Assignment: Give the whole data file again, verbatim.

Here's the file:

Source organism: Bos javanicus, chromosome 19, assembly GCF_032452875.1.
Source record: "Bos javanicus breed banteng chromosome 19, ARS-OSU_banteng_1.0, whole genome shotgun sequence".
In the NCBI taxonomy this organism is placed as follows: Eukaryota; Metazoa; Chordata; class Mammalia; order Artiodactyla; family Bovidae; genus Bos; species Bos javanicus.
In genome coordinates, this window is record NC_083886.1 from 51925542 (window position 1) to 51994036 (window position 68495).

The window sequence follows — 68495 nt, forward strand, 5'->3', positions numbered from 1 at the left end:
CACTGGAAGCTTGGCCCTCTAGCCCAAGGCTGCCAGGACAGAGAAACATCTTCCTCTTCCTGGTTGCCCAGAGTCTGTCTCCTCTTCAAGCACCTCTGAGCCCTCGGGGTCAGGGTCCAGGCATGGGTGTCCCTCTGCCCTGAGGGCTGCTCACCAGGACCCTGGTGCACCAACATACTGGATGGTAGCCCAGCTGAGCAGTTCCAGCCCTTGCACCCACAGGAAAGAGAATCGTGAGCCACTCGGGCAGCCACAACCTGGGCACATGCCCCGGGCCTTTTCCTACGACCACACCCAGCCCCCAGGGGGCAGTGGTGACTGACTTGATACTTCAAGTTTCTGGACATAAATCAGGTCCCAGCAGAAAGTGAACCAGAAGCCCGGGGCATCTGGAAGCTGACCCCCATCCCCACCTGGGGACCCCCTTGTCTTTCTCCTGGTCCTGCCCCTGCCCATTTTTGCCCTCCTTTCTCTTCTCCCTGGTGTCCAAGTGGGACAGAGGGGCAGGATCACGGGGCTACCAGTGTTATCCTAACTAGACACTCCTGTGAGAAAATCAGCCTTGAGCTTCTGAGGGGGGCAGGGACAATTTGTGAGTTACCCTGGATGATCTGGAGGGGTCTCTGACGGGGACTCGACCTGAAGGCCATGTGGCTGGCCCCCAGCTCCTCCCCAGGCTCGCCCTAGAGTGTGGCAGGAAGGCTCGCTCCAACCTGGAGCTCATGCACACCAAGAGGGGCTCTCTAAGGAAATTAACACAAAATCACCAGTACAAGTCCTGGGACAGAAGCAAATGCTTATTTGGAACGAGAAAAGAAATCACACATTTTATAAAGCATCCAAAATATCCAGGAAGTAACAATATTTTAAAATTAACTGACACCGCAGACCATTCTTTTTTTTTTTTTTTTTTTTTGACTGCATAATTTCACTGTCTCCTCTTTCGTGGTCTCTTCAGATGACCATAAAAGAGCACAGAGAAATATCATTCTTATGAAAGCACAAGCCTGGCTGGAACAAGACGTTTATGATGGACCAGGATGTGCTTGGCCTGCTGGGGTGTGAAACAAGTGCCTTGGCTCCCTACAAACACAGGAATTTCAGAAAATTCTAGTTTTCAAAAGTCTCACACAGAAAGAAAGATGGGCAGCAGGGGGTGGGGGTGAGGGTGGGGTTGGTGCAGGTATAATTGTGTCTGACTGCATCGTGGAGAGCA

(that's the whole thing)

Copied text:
Source organism: Bos javanicus, chromosome 19, assembly GCF_032452875.1.
Source record: "Bos javanicus breed banteng chromosome 19, ARS-OSU_banteng_1.0, whole genome shotgun sequence".
In the NCBI taxonomy this organism is placed as follows: Eukaryota; Metazoa; Chordata; class Mammalia; order Artiodactyla; family Bovidae; genus Bos; species Bos javanicus.
In genome coordinates, this window is record NC_083886.1 from 51925542 (window position 1) to 51994036 (window position 68495).

The window sequence follows — 68495 nt, forward strand, 5'->3', positions numbered from 1 at the left end:
CACTGGAAGCTTGGCCCTCTAGCCCAAGGCTGCCAGGACAGAGAAACATCTTCCTCTTCCTGGTTGCCCAGAGTCTGTCTCCTCTTCAAGCACCTCTGAGCCCTCGGGGTCAGGGTCCAGGCATGGGTGTCCCTCTGCCCTGAGGGCTGCTCACCAGGACCCTGGTGCACCAACATACTGGATGGTAGCCCAGCTGAGCAGTTCCAGCCCTTGCACCCACAGGAAAGAGAATCGTGAGCCACTCGGGCAGCCACAACCTGGGCACATGCCCCGGGCCTTTTCCTACGACCACACCCAGCCCCCAGGGGGCAGTGGTGACTGACTTGATACTTCAAGTTTCTGGACATAAATCAGGTCCCAGCAGAAAGTGAACCAGAAGCCCGGGGCATCTGGAAGCTGACCCCCATCCCCACCTGGGGACCCCCTTGTCTTTCTCCTGGTCCTGCCCCTGCCCATTTTTGCCCTCCTTTCTCTTCTCCCTGGTGTCCAAGTGGGACAGAGGGGCAGGATCACGGGGCTACCAGTGTTATCCTAACTAGACACTCCTGTGAGAAAATCAGCCTTGAGCTTCTGAGGGGGGCAGGGACAATTTGTGAGTTACCCTGGATGATCTGGAGGGGTCTCTGACGGGGACTCGACCTGAAGGCCATGTGGCTGGCCCCCAGCTCCTCCCCAGGCTCGCCCTAGAGTGTGGCAGGAAGGCTCGCTCCAACCTGGAGCTCATGCACACCAAGAGGGGCTCTCTAAGGAAATTAACACAAAATCACCAGTACAAGTCCTGGGACAGAAGCAAATGCTTATTTGGAACGAGAAAAGAAATCACACATTTTATAAAGCATCCAAAATATCCAGGAAGTAACAATATTTTAAAATTAACTGACACCGCAGACCATTCTTTTTTTTTTTTTTTTTTTTTGACTGCATAATTTCACTGTCTCCTCTTTCGTGGTCTCTTCAGATGACCATAAAAGAGCACAGAGAAATATCATTCTTATGAAAGCACAAGCCTGGCTGGAACAAGACGTTTATGATGGACCAGGATGTGCTTGGCCTGCTGGGGTGTGAAACAAGTGCCTTGGCTCCCTACAAACACAGGAATTTCAGAAAATTCTAGTTTTCAAAAGTCTCACACAGAAAGAAAGATGGGCAGCAGGGGGTGGGGGTGAGGGTGGGGTTGGTGCAGGTATAATTGTGTCTGACTGCATCGTGGAGAGCA